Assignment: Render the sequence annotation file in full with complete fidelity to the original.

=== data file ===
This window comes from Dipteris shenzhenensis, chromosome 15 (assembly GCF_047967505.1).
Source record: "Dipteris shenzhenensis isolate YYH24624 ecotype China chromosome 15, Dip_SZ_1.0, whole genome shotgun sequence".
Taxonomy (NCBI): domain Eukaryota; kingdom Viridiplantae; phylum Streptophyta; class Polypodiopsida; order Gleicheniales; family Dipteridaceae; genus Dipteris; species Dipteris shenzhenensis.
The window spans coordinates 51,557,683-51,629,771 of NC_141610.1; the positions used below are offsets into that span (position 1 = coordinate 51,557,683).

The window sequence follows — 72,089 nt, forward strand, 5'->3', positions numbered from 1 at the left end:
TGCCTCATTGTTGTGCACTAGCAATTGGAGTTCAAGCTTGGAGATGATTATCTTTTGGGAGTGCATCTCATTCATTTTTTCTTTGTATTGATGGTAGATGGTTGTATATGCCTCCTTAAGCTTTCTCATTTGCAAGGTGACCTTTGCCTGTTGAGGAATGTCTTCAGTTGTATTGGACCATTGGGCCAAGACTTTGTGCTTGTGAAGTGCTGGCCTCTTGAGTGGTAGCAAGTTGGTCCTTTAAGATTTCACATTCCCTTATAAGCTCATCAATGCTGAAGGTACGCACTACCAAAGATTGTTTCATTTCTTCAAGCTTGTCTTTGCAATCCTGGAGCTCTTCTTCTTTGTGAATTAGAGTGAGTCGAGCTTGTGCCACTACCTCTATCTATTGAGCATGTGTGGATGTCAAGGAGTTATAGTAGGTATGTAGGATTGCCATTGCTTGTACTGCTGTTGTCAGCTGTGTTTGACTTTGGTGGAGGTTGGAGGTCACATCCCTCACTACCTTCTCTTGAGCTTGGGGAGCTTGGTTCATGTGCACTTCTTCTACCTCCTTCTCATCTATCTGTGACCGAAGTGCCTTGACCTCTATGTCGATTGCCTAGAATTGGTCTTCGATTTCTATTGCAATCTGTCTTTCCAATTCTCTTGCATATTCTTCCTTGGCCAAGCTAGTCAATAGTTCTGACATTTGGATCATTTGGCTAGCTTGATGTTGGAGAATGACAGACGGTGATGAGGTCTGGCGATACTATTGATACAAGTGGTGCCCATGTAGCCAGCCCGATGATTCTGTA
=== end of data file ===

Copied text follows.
This window comes from Dipteris shenzhenensis, chromosome 15 (assembly GCF_047967505.1).
Source record: "Dipteris shenzhenensis isolate YYH24624 ecotype China chromosome 15, Dip_SZ_1.0, whole genome shotgun sequence".
Taxonomy (NCBI): domain Eukaryota; kingdom Viridiplantae; phylum Streptophyta; class Polypodiopsida; order Gleicheniales; family Dipteridaceae; genus Dipteris; species Dipteris shenzhenensis.
The window spans coordinates 51,557,683-51,629,771 of NC_141610.1; the positions used below are offsets into that span (position 1 = coordinate 51,557,683).

The window sequence follows — 72,089 nt, forward strand, 5'->3', positions numbered from 1 at the left end:
TGCCTCATTGTTGTGCACTAGCAATTGGAGTTCAAGCTTGGAGATGATTATCTTTTGGGAGTGCATCTCATTCATTTTTTCTTTGTATTGATGGTAGATGGTTGTATATGCCTCCTTAAGCTTTCTCATTTGCAAGGTGACCTTTGCCTGTTGAGGAATGTCTTCAGTTGTATTGGACCATTGGGCCAAGACTTTGTGCTTGTGAAGTGCTGGCCTCTTGAGTGGTAGCAAGTTGGTCCTTTAAGATTTCACATTCCCTTATAAGCTCATCAATGCTGAAGGTACGCACTACCAAAGATTGTTTCATTTCTTCAAGCTTGTCTTTGCAATCCTGGAGCTCTTCTTCTTTGTGAATTAGAGTGAGTCGAGCTTGTGCCACTACCTCTATCTATTGAGCATGTGTGGATGTCAAGGAGTTATAGTAGGTATGTAGGATTGCCATTGCTTGTACTGCTGTTGTCAGCTGTGTTTGACTTTGGTGGAGGTTGGAGGTCACATCCCTCACTACCTTCTCTTGAGCTTGGGGAGCTTGGTTCATGTGCACTTCTTCTACCTCCTTCTCATCTATCTGTGACCGAAGTGCCTTGACCTCTATGTCGATTGCCTAGAATTGGTCTTCGATTTCTATTGCAATCTGTCTTTCCAATTCTCTTGCATATTCTTCCTTGGCCAAGCTAGTCAATAGTTCTGACATTTGGATCATTTGGCTAGCTTGATGTTGGAGAATGACAGACGGTGATGAGGTCTGGCGATACTATTGATACAAGTGGTGCCCATGTAGCCAGCCCGATGATTCTGTA